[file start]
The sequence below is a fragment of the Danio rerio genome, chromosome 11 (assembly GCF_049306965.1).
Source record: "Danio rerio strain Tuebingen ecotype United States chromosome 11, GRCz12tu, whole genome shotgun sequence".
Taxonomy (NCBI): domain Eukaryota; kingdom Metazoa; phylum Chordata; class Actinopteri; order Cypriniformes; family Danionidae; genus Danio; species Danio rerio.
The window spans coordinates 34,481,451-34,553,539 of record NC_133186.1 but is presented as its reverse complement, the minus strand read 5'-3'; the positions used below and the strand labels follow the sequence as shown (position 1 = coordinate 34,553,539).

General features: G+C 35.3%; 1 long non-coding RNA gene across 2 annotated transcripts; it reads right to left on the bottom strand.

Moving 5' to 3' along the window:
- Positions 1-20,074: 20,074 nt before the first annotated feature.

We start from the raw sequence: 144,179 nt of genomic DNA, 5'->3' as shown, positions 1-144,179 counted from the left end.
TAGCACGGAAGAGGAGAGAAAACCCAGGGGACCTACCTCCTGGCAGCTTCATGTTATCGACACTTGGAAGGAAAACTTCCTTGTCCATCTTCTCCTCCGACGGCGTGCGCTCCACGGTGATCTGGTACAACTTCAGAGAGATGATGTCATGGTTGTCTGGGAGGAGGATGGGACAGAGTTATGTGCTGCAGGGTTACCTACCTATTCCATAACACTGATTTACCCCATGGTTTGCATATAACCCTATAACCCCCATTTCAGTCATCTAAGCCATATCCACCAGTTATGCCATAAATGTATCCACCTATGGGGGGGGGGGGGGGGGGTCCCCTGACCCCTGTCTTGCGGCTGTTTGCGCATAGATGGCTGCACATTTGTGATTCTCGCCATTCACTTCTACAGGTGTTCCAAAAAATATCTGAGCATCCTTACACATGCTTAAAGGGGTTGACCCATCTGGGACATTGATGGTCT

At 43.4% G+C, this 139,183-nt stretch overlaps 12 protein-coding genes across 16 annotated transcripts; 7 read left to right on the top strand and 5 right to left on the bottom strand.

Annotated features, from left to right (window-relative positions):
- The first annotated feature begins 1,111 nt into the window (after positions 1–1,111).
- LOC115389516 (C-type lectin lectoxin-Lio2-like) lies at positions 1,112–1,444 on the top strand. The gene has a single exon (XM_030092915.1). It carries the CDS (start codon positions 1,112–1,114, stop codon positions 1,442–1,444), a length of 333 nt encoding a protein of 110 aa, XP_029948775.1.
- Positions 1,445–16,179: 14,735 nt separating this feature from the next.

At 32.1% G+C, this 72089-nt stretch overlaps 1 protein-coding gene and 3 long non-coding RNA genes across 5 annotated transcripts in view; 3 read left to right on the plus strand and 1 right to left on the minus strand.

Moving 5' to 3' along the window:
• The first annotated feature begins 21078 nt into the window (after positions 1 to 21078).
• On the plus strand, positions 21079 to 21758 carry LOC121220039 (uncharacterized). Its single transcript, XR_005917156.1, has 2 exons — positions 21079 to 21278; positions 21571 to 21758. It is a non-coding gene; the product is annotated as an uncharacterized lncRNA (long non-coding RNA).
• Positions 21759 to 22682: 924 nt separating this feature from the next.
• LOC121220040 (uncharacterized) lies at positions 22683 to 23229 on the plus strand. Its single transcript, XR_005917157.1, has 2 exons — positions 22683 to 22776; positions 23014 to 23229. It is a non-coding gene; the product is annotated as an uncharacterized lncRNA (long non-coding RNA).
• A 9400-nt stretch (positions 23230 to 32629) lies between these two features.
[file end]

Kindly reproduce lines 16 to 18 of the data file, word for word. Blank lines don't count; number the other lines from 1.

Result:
Moving 5' to 3' along the window:
• The first annotated feature begins 21078 nt into the window (after positions 1 to 21078).
• On the plus strand, positions 21079 to 21758 carry LOC121220039 (uncharacterized). Its single transcript, XR_005917156.1, has 2 exons — positions 21079 to 21278; positions 21571 to 21758. It is a non-coding gene; the product is annotated as an uncharacterized lncRNA (long non-coding RNA).